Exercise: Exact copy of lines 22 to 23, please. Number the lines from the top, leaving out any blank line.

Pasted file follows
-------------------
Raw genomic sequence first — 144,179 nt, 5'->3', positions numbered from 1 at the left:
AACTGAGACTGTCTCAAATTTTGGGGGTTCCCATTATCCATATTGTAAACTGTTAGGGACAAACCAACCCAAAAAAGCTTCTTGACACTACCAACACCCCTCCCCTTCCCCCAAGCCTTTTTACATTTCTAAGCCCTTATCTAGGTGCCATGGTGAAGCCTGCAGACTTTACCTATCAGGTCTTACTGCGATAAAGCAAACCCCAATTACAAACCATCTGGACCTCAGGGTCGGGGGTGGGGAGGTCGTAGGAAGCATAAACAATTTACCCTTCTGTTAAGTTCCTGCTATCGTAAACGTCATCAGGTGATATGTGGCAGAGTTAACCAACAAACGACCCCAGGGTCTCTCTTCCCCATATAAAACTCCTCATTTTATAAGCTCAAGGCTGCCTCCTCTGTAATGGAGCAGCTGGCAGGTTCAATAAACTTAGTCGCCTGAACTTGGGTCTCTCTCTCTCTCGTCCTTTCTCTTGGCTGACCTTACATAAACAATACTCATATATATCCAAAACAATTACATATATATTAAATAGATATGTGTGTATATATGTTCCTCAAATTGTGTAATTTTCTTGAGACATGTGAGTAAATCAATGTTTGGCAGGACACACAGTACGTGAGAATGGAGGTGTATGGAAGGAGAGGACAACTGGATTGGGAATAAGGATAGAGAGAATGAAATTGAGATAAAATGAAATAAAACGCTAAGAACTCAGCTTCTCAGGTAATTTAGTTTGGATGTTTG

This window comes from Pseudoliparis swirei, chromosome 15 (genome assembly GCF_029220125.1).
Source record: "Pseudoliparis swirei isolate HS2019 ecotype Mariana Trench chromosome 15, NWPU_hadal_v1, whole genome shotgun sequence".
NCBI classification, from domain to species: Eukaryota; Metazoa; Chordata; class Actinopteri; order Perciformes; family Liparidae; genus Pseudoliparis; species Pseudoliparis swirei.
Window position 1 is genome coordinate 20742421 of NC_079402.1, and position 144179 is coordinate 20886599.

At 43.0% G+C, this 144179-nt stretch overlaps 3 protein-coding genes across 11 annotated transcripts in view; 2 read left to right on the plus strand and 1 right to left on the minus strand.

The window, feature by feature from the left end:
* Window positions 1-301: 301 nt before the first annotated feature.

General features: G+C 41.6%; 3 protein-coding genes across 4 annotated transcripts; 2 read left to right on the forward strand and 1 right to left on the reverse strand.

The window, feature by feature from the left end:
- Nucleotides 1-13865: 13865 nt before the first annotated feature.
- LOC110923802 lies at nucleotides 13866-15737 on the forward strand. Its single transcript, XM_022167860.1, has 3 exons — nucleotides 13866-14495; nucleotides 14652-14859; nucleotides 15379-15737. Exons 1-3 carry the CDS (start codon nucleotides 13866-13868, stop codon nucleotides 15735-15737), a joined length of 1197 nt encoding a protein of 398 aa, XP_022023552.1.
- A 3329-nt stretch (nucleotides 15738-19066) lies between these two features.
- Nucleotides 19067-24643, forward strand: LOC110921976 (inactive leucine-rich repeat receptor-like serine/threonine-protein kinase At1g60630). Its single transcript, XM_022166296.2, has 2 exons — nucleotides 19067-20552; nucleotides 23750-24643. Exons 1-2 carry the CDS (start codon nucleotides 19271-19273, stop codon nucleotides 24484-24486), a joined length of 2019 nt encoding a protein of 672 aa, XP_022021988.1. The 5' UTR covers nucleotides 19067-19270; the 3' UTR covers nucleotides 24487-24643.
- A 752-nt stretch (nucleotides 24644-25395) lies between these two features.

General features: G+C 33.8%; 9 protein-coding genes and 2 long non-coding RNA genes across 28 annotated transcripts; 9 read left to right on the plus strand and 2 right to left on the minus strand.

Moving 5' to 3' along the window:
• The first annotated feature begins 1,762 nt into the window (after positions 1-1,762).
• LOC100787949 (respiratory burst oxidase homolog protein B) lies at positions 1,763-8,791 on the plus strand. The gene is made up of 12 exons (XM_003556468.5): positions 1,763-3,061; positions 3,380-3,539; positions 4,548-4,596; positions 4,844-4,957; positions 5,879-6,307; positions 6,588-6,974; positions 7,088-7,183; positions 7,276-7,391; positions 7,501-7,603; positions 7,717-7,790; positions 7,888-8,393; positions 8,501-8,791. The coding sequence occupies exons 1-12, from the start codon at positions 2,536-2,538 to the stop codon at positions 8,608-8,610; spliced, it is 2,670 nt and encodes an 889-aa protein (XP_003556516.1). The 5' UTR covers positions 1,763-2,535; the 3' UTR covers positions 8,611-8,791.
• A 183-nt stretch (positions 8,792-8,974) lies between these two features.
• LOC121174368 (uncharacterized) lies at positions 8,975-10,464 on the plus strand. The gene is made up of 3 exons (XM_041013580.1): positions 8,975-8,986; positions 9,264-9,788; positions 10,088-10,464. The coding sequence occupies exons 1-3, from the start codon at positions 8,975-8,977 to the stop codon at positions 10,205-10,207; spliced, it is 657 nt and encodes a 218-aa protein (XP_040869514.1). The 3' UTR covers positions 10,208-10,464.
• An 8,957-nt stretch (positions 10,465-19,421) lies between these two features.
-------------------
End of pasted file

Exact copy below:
• LOC121174368 (uncharacterized) lies at positions 8,975-10,464 on the plus strand. The gene is made up of 3 exons (XM_041013580.1): positions 8,975-8,986; positions 9,264-9,788; positions 10,088-10,464. The coding sequence occupies exons 1-3, from the start codon at positions 8,975-8,977 to the stop codon at positions 10,205-10,207; spliced, it is 657 nt and encodes a 218-aa protein (XP_040869514.1). The 3' UTR covers positions 10,208-10,464.
• An 8,957-nt stretch (positions 10,465-19,421) lies between these two features.